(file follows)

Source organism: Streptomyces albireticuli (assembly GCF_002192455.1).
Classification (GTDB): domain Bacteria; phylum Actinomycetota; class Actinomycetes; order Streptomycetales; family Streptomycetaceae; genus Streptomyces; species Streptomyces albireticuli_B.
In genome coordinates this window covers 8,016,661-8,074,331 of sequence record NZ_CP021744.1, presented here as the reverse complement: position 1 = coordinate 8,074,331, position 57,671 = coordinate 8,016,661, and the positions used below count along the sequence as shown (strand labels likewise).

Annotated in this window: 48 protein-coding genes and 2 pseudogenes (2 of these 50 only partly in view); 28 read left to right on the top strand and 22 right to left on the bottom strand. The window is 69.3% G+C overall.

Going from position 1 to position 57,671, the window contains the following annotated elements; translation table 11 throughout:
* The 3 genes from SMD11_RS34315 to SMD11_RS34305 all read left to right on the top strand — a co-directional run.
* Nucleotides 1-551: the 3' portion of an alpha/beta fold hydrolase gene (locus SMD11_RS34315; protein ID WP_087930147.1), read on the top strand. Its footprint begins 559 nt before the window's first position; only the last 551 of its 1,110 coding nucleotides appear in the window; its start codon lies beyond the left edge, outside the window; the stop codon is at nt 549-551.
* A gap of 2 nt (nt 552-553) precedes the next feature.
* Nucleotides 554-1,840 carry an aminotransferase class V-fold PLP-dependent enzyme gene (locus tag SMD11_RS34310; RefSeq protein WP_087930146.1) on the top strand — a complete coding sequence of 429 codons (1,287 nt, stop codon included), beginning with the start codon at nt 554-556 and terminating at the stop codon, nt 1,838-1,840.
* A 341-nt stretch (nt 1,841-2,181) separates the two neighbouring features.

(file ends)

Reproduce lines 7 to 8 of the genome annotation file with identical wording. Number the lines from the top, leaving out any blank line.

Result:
* Nucleotides 1-551: the 3' portion of an alpha/beta fold hydrolase gene (locus SMD11_RS34315; protein ID WP_087930147.1), read on the top strand. Its footprint begins 559 nt before the window's first position; only the last 551 of its 1,110 coding nucleotides appear in the window; its start codon lies beyond the left edge, outside the window; the stop codon is at nt 549-551.
* A gap of 2 nt (nt 552-553) precedes the next feature.